Wednesday, January 22, 2020

Economic Analysis of Roundup-Ready Soybeans :: Agriculture Economics Essays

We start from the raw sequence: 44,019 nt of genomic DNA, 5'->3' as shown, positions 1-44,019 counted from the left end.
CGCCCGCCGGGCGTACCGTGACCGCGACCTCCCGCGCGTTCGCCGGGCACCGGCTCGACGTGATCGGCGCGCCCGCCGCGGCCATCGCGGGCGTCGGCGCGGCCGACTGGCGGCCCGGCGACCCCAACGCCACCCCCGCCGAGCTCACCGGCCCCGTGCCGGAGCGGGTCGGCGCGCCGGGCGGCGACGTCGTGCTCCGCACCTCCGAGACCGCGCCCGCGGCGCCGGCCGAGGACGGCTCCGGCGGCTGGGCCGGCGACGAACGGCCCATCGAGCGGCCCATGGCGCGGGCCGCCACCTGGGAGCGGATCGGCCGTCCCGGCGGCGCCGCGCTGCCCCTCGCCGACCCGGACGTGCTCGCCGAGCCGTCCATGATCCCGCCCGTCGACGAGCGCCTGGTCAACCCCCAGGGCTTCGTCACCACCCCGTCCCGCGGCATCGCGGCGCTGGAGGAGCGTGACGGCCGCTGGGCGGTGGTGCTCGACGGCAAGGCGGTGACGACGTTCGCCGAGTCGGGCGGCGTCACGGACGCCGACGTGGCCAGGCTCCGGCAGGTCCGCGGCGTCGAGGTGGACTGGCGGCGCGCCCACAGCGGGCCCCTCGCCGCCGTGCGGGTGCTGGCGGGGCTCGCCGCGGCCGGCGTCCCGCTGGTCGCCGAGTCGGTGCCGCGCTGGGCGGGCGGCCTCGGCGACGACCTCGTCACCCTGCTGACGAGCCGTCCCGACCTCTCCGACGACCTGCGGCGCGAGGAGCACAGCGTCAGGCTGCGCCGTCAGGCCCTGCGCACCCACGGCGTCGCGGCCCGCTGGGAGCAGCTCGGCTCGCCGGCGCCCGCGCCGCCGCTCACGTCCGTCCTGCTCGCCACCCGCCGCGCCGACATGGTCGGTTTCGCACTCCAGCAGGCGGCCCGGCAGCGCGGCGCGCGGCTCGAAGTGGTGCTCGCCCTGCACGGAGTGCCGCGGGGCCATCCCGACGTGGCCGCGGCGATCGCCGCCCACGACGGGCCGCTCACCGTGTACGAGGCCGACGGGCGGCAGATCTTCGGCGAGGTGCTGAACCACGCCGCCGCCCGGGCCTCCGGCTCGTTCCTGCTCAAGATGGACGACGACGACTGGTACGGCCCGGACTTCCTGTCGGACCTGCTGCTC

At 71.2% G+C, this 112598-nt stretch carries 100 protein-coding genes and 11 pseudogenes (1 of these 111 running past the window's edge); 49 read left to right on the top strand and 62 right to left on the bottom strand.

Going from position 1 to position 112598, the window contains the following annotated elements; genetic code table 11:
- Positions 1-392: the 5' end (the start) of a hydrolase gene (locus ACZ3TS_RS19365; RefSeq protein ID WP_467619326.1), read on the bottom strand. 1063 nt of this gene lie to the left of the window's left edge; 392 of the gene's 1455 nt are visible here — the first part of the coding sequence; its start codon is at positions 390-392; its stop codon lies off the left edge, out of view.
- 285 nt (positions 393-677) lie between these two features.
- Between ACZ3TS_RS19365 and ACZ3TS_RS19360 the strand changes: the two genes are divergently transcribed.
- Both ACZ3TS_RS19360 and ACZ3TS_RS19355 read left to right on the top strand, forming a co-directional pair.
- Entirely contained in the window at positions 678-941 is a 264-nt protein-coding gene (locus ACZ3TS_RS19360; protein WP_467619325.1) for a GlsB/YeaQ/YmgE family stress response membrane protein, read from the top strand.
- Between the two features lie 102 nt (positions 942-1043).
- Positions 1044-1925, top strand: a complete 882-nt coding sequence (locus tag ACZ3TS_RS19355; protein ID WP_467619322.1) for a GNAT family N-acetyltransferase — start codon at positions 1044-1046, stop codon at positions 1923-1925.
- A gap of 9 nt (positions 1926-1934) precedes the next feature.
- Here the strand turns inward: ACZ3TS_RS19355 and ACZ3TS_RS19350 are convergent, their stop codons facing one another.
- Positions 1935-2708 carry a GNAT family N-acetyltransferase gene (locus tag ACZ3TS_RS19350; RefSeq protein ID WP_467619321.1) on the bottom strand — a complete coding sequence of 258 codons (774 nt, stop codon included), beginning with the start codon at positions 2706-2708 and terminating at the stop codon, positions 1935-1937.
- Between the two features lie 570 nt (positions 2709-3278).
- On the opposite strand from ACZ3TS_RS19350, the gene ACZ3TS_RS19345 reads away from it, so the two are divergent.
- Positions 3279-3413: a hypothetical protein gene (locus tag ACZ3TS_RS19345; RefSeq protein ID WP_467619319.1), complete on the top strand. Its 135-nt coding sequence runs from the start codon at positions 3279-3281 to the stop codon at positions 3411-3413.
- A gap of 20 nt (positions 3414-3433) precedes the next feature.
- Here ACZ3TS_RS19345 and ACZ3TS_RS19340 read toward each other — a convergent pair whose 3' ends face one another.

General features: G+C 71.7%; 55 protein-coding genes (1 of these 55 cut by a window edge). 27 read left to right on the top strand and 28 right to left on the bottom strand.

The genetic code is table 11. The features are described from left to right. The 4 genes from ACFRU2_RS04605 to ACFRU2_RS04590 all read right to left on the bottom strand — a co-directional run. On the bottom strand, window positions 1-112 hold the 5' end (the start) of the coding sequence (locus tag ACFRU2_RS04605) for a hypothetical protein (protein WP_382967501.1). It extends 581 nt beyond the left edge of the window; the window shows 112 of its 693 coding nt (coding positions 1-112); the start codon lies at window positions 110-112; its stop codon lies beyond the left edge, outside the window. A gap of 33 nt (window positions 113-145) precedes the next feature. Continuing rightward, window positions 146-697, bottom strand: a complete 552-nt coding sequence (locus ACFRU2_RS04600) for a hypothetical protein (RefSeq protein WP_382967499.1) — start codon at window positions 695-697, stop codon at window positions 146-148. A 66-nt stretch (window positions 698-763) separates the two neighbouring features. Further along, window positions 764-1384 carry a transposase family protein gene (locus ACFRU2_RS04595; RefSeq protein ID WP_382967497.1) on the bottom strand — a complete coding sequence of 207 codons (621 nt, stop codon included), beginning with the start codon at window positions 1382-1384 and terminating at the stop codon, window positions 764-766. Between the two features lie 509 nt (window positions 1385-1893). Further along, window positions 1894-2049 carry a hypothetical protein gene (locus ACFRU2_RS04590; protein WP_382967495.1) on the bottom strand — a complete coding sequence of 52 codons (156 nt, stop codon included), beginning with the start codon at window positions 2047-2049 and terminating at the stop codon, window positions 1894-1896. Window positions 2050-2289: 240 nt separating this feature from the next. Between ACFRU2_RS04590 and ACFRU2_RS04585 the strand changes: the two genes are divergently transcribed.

Economic Analysis of Roundup-Ready Soybeans In 1974, Monsanto Corporation registered the chemical glyphosate for agricultural use in the United States. Monsanto marketed glyphosate, otherwise known as Roundup, as a broad-spectrum herbicide designed to kill â€Å"a wide variety of annual and perennial grasses, sedges, broad-leaf weeds, and woody shrubs† (Mendelson, 1998). Glyphosate kills such a huge assortment of plants and weeds by inhibiting the creation of EPSP synthase, an enzyme in plants that is required to synthesize the amino acid phenylalanine (Kliener, 1998). Deprived of phenylalanine, plants cannot make the proteins necessary for life, so these plants weaken and die. Since glyphosate kills nearly anything green, farmers have been forced to use Roundup as either a pre-emergence herbicide or a weed killer around the borders of their planting area to avoid killing their commercial crop (Sij and Stansel, 1997). Despite farmers’ inability to spray glyphosate directly on conventional crops, Roundup became â€Å"the best-selling weed-killer in the world† (Arax and Brokaw, 1997). In 1994, Roundup had net sales of approximately 1.2 billion dollars, comprising 17 percent of Monsanto’s total annual sales. However, by the mid-90’s, Monsanto neared the expiration date on its patent of Roundup, and faced the possibility of losing the production rights of this cash cow. Desperately needing a new way to continue to reap profits from glyphosate, in 1996, Monsanto, through genetic engineering, introduced genetically modified Roundup-Ready crops, varieties of several commercial crops which are resistant to glyphosate. By inserting a gene derived from a petunia that produced large amounts of EPSP synthase into the genome of several popular commercial crops, Monsanto created varieties of soybeans, cotton, canola, and corn which could produce enough EPSP synthase to overwhelm the EPSP inhibition caused by glyphosate (Kliener, 1998). Therefore, farmers can plant the glyphosate-resistant crops and spray Roundup directly on their fields, thus destroying every weed and plant except their Roundup-Ready crop. Since glyphosate-resistant crops offer the promise of a cheaper and simpler weed management process, farmers have adopted glyphosate-resistant crops at such an alarming rate that Roundup-Ready crops cover over 33 million acres worldwide (Mendelson, 1998). The advent of genetically engineered glyphosate-resistant crops has not only maintained but has greatly expanded Monsanto’s market share in the realm of agribusiness. Since Roundup-Ready seeds are only resistant to the broad-spectrum herbicide Roundup, Monsanto sells a season’s worth of weed killer along with every Roundup Ready seed sale (Arax and Brokaw, 1997).

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